Did you know that this past Thursday was National Lemonade Day? My cousin wrote about it on Facebook, and I actually went to look it up. It’s a weird holiday, primarily because there are numerous Lemonade Days. According to NationalDayCalendar.com, it’s actually the first Sunday in May. That site even offers official ways to observe #NationalLemonadeDay. And lemonadeday.org says that September 1st is the official national kickoff of 2020 Lemonade Day. So what’s up with that? Both the National Day Calendar site and Lemonade Day’s site have one thing in common with their lemony holiday. Their sites relate to entrepreneurship and business startups, and how something as simple as a lemonade stand in a driveway or on a sidewalk can be the start of a budding business career for a child. I think back on my own youth and I can attest, I had my share of “lemonade stands.”
Lemonade, Worms, and Tea Bag Holders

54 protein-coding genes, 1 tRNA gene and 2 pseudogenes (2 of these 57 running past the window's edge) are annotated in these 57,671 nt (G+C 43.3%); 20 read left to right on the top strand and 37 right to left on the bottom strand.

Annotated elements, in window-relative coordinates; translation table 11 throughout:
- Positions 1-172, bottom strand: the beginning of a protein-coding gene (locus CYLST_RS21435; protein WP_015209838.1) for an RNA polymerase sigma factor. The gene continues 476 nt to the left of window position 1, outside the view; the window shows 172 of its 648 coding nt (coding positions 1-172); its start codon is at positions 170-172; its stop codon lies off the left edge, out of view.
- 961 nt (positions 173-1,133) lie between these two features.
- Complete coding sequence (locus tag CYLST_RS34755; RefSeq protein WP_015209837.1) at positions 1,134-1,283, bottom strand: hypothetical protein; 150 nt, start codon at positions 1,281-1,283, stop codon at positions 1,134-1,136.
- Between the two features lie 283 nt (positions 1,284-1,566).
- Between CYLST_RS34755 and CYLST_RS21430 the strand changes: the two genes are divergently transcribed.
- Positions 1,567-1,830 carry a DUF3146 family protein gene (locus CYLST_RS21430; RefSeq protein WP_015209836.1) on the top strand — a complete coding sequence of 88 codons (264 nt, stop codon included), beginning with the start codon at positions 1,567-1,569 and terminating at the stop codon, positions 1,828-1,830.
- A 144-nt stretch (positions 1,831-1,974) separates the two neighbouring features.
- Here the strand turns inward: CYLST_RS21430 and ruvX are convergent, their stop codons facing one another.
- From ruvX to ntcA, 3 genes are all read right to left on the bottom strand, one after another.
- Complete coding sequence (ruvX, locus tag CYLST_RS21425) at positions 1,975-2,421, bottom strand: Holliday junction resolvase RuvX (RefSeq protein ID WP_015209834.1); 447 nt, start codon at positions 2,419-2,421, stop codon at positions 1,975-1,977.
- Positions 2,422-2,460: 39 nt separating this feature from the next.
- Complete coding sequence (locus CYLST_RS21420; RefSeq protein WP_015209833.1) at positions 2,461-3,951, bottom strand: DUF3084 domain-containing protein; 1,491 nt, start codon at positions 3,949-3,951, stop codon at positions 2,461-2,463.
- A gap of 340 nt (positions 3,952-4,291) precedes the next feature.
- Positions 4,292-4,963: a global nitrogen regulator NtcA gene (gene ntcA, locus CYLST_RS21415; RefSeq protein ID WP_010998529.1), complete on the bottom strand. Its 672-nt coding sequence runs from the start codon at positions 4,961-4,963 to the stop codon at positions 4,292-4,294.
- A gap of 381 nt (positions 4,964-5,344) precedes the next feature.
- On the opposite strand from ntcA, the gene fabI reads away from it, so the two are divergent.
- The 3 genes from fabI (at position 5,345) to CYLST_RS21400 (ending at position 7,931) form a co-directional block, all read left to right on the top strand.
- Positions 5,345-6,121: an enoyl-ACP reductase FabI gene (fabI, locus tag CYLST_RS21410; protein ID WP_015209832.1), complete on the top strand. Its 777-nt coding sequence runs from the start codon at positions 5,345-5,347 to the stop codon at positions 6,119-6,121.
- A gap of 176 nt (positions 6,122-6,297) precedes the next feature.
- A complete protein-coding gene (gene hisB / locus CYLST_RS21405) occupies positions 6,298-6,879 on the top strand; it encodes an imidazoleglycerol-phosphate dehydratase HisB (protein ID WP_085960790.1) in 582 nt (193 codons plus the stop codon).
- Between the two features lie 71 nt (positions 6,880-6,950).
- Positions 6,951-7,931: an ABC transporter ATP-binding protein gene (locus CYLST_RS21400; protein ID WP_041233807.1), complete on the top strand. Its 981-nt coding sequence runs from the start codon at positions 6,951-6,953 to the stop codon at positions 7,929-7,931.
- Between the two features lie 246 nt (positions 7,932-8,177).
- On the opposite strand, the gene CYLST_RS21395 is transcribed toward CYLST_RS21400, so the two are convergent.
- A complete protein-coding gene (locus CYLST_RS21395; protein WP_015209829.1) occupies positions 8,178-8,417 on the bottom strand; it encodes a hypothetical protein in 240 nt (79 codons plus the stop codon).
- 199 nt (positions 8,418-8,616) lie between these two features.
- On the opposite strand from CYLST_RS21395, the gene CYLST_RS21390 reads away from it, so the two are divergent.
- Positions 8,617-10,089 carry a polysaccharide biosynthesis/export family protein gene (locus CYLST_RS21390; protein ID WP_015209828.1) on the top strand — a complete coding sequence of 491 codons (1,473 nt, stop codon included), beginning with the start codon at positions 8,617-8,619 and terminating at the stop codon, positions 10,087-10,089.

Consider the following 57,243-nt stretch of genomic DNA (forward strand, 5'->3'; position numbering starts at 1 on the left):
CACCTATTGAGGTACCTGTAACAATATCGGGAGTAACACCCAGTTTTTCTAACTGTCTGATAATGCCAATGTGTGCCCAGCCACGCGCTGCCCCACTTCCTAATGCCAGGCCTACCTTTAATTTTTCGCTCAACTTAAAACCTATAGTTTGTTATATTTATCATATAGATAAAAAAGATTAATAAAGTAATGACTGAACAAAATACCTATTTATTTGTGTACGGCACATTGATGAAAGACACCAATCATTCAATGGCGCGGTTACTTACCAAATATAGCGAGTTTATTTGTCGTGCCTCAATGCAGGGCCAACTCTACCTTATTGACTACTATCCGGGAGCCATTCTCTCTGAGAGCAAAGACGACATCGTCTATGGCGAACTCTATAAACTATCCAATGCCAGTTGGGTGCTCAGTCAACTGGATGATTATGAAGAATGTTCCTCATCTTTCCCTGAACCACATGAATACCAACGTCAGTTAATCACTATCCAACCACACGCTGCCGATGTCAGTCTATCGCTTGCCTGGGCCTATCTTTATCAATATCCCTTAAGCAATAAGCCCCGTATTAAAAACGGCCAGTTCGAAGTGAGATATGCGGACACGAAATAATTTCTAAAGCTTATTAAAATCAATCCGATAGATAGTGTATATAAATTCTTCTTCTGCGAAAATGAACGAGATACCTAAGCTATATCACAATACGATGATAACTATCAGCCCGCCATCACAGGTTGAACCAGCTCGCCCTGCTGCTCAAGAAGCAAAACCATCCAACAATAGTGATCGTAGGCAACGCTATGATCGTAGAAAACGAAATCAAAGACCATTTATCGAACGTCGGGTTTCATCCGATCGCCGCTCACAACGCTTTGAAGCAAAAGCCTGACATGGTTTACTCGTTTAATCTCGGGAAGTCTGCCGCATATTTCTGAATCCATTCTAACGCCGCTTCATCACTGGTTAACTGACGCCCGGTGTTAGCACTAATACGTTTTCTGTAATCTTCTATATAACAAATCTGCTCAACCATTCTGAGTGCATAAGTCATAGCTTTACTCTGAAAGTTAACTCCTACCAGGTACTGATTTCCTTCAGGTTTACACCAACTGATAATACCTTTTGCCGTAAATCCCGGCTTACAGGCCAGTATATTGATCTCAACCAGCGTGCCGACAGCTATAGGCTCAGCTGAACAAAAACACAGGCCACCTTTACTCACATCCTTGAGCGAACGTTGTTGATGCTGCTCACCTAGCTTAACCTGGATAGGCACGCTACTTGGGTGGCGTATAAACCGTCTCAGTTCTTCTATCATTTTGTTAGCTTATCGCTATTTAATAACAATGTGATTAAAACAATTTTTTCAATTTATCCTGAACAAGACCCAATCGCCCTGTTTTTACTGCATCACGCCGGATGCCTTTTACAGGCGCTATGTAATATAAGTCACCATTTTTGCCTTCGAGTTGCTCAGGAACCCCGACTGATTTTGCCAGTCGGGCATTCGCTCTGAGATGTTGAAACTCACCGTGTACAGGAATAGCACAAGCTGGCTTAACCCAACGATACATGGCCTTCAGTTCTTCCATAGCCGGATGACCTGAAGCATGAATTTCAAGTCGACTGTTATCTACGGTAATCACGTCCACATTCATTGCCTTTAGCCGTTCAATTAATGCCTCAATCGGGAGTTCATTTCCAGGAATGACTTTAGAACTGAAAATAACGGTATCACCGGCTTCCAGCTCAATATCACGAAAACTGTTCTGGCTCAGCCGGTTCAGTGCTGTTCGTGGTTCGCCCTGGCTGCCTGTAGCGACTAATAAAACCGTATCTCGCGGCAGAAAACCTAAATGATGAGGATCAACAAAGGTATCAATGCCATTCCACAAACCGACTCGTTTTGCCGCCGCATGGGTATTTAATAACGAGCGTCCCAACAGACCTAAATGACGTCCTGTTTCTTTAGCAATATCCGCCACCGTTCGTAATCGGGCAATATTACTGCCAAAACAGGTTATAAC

I’ve been an entrepreneur since I was very young. My grandfather ran a sort of general store in Chelsea. Actually, my grandfather ran numerous businesses. From the box and barrel business he ran with my father, to owning multiple triple-decker homes, and that small beach shop at his beach house in Hough’s Neck, which I mentioned in my post A Yankee Doodle Dandy and Sauteed Cousa Squash The store in Chelsea carried odd-lot stuff; toys, kitchen goods, candy. My brother Bill ate a full pound of jelly beans from there one day… not a happy ending. I’ll leave the rest to your imagination.
Making money with old tea bags